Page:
In Conversation with Nikki Faulkner

Updated: Oct 21, 2018



Nikki Faulkner of Mulberry Bush Consulting and I talk about how Nikki made the transition from studying geophysics to working with small businesses to get their people and processes right! Nikki shares her journey, her tips and how she manages her well-being while running a small business.

She also talks about how she established a business support network and the challenges business owners can face in letting go of things as they expand.



Abbreviated Transcript of the Interview

What services do you offer? (00:33)

We fill a niche somewhere between business consulting and HR Consulting. I focus totally on the people part of the business and make sure that's working really well because once you are working with people, you're relying on them to do a certain amount of the work for you to bring your business on and move it forward.

There are 3 key areas I focus on (01:02):

  1. Businesses with 4-5 employees, they are probably that first team that business owners had. That business is very good at doing whatever the business does, but they may not have much experience in managing people.

  2. Businesses that are somewhere between 10 to 15 employees. So they've had their first growth spurt. They’re trying to grow again and looking to put their first layer of management in. I work with the business owner and whoever is going to get promoted to make sure they have the soft skills they need as well as the processes in place.

  3. One man bands who have decided they don't want to go down the path of employees, but they have to have a team of people to support them. So they might have technical people to do specific projects or they might have virtual assistants or virtual hr or IT companies and outsourced some sources of support. They have to be very careful of in this day and age legally what language you use when you're working with these people. So you don't take a freelancer and suddenly convert them into a worker that comes with all sorts of legal requirements.

With all of them, I help them put in some processes, help them build the consistency, learn to communicate well with their team and help build the right team in the first place.

The nature of the team and what is required varies depending on the business.

I have a lot of templates that I've developed that we use as a start point.

Moving from geophysics to Mulberry Bush Consulting (10:01)

Initially I started out in geophysics when I came into the corporate world, I started off as a technical support person and I was supporting a piece of software that I used for my PHD.

It was very natural place for me to start in the corporate world because it was something I already knew how to do. Once I joined the technical support team I very quickly was given the responsibility to look after project on quality processes, around technical support that were audited annually.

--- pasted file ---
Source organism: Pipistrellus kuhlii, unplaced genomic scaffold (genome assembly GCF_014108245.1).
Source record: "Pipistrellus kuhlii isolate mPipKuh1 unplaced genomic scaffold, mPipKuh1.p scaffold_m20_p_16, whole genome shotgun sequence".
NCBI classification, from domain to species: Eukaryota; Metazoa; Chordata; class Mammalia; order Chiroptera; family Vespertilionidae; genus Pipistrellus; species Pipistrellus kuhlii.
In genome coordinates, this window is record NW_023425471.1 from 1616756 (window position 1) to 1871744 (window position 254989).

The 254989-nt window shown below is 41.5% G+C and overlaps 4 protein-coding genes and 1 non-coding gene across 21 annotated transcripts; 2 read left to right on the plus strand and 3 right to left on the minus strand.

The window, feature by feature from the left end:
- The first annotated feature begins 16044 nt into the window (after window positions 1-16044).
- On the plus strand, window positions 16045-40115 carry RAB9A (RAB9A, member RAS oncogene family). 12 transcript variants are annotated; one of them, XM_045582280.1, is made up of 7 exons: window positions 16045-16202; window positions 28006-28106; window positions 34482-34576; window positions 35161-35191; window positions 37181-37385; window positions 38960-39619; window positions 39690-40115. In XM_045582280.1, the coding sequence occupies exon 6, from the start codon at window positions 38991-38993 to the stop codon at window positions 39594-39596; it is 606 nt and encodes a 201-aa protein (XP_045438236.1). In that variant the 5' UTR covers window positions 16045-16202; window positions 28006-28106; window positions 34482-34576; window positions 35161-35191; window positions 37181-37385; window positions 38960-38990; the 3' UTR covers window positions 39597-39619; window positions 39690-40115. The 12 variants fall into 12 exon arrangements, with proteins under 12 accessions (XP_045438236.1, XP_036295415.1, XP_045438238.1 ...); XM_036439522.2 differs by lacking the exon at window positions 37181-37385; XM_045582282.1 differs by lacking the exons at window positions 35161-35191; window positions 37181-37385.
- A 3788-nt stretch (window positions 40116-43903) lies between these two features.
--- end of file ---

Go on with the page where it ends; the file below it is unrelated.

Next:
It was actually a really pivotal point for me because being involved in that audit programme for probably about 12, 13 years. I learned an awful lot from the audits about how to look at the processes we were using and how to look at the people management side a bit.

I progressed through to management which also worked on how to find the right people for the team. It was a really good place for me to learn how to manage a team because we were such a big company, if I made a little mistake, it wasn't going to bring the company down.

What I can do now is help people not make those mistakes when it's actually much more critical because it's a much smaller business.

The last role I had in corporate, I was actually moved to a different business unit where they have people out on oil rigs. It was a very, very different environment from working in technical support. It was a great a practice ground if you like, for me to go and work out what it is that new managers need, people without management experience who are responsible for running a business unit in some part of the country, often in deepest, darkest Africa. They didn't get much support helping them make sure they had all the bits in place so that they could do it really well. And again, these guys were very good at what they did but could they hire the right people? Probably not because nobody ever stopped to tell them what they need to think about. So all of the things that I put together in that role are essentially what's come out to become Mulberry Bush Consulting.

When I was given an opportunity to come out with a bit of cash, I thought, actually this is my opportunity because I've got all the bits I need to be able to go and do something I've always wanted to do.